Monday, May 13, 2013

The Paradox Of Change

One of the dynamics of leadership and ministry that continues to perplex me is the paradox of change.  People and organisations come to a place of dissatisfaction with where they are, express a vision for where they want to be, yet remain unwilling to embrace the change necessary to experience their preferred reality.  In my role as a church leader I see this paradox manifested personally, corporately and spiritually all the time.  While I am no psychologist, it almost seems there is a greater sense of security in the dysfunction than the uncertainty of the necessary change, resulting in a frustrating cycle of blame, denial and resistance.

As a strategically minded and practically oriented person I find a real conflict between this paradox and my personality.  I understand resistance to change when the need for change is not recognised and that there is a journey that needs to be travelled in order to get to a place where the present reality becomes indefensible.  What I don't understand is when a shared journey of discovery has led to a place of mutual recognition that change is needed, yet the agreed process for change is resisted every step of the way!  This is especially perplexing when those you are leading are the ones who initiate the change process.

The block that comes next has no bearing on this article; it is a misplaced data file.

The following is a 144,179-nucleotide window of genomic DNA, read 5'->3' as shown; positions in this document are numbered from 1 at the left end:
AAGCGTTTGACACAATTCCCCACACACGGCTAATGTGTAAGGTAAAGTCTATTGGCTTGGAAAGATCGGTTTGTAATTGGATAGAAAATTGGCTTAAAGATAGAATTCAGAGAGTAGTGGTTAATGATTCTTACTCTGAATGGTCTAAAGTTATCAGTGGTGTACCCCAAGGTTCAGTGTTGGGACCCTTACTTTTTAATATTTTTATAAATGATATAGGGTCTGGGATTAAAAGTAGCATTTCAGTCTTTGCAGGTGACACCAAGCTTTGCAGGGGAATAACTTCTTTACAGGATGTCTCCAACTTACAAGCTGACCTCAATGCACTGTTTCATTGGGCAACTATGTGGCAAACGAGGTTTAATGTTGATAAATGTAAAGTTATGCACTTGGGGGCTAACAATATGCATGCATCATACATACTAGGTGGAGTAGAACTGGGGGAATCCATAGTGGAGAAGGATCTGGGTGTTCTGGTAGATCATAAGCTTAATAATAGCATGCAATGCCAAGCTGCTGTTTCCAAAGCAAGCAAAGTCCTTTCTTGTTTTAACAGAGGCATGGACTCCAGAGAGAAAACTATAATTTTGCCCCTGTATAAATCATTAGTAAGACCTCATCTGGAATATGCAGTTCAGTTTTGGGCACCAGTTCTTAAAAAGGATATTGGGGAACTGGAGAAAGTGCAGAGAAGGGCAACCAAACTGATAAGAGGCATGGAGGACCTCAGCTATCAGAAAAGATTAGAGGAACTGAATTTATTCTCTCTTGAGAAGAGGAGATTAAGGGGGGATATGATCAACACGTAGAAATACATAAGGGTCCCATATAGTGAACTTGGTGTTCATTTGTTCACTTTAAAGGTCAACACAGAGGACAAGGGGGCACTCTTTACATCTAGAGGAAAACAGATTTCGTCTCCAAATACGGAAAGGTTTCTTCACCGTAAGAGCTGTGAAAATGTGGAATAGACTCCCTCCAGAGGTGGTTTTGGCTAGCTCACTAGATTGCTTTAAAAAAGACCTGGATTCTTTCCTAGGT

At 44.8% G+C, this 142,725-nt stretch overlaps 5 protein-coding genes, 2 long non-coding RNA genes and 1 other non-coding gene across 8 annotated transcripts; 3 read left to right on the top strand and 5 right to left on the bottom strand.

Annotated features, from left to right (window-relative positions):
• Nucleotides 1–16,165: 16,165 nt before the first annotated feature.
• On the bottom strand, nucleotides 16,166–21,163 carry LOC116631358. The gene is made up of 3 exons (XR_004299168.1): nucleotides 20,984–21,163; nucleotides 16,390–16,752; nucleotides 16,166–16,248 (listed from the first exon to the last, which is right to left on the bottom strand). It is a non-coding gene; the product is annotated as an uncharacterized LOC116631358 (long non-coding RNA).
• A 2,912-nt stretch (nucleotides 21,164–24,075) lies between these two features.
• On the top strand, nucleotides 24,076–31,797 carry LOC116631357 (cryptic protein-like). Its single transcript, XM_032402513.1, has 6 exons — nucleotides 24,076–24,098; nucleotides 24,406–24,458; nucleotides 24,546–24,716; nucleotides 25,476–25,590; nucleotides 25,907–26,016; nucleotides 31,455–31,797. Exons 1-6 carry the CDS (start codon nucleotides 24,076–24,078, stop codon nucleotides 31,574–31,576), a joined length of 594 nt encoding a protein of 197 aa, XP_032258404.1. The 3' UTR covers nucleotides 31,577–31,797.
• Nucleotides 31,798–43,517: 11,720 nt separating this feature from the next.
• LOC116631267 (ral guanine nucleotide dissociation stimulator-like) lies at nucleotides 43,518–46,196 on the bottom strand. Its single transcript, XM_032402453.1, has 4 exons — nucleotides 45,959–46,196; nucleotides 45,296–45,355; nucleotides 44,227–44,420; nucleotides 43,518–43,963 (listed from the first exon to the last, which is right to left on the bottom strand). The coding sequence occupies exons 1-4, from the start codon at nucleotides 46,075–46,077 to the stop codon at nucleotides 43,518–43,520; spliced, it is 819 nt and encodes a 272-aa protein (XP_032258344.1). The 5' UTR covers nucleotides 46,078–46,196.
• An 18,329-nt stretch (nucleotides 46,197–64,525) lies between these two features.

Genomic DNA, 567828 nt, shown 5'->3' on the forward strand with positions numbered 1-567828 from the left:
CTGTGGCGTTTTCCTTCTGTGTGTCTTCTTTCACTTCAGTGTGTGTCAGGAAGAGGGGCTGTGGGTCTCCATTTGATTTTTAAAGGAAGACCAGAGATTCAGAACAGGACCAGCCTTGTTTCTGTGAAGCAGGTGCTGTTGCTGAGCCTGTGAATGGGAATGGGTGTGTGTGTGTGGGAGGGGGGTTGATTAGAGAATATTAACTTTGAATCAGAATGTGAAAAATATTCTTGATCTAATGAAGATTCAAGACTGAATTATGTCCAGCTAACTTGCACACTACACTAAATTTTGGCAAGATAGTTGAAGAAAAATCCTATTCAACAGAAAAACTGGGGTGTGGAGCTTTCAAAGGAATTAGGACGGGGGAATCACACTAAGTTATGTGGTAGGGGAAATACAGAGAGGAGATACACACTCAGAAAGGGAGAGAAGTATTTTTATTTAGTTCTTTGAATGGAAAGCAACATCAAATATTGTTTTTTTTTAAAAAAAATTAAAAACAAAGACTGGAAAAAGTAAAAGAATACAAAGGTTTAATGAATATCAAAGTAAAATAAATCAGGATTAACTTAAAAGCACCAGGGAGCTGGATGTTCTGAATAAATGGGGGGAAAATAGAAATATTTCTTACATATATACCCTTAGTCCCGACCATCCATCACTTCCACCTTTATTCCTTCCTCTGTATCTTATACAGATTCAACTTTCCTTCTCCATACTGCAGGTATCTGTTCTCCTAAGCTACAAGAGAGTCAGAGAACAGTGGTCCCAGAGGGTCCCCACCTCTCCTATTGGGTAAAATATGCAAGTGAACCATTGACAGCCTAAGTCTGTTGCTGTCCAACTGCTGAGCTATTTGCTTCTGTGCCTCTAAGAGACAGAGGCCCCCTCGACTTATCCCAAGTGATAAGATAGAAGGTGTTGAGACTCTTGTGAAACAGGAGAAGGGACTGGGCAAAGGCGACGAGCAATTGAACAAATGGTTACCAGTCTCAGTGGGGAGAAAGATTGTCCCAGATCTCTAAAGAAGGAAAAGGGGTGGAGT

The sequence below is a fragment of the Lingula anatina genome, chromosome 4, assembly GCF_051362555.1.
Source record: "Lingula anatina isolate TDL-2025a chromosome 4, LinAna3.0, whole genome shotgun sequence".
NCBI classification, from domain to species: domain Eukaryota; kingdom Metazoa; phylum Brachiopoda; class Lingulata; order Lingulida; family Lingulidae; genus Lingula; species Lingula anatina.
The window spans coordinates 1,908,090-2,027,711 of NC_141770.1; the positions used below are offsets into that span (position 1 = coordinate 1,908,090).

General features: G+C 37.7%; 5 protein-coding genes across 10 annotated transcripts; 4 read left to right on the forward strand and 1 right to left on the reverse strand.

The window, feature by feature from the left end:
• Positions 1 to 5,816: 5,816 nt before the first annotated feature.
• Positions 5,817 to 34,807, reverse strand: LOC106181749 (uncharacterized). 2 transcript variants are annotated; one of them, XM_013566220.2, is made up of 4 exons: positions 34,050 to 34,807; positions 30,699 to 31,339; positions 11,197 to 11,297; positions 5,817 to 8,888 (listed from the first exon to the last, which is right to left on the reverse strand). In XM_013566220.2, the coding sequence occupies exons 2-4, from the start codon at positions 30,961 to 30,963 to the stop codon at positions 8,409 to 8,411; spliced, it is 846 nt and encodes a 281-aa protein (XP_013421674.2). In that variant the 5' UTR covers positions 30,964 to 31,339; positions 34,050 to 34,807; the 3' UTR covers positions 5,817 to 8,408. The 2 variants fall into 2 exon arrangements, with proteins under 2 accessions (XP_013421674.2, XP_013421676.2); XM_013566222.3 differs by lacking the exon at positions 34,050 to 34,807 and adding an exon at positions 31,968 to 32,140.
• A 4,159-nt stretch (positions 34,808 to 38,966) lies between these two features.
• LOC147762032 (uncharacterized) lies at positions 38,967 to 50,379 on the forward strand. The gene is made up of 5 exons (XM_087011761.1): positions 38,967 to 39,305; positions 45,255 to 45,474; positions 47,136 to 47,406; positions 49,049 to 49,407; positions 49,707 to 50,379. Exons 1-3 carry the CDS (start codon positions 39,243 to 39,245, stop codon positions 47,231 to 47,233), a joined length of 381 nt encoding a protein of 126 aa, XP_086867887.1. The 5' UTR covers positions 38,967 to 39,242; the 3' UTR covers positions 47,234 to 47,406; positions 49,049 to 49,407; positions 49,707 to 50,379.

Sue Mallory, author of "The Equipping Church," provides some helpful insight into this paradox:  “I can’t emphasize enough how pointless it is to change a system and not address its underlying culture...Healthy and wise change rarely happens apart from deep cultural understanding."  In other words, change that does not address the underlying culture or values will only attract a superficial commitment.  Effective change begins with the realisation that there is a lack of alignment between personal values or organisational culture and an individual's or organisation's desired reality.  

So, while the need for change may be intellectually acknowledged, if it is not intrinsically motivated, it is unlikely to be fully embraced.  Maybe the resistance that I struggle to understand is actually an outward expression of the inward tension felt by a person or organisation wrestling with the same paradox? 

As a leader I am coming to realise that the journey involved in motivating cultural and value based change is as important as the change itself.  The process, while at times frustrating, is essential to moving beyond the paradox towards a new paradigm of change that will cultivate a positive environment for personal and corporate transformation.

1 comment:

  1. Walter Brueggemann talks about a concept called "funding imagination" in his book, 'The Bible and postmodern imagination' (1993,p.20). It occurs to me that as ministers (leaders)our primary function is too stimulate vision. To do this we need to fund imagination.

    Motivating change essentially would involve funding the imagination of those around to process how that change would become a reality. This involves participation - which is why we are the church -I.e: the congregation are not passive consumers involved in a buy and sell, transactional style of relationship. I could go on...I wrote a little on this here: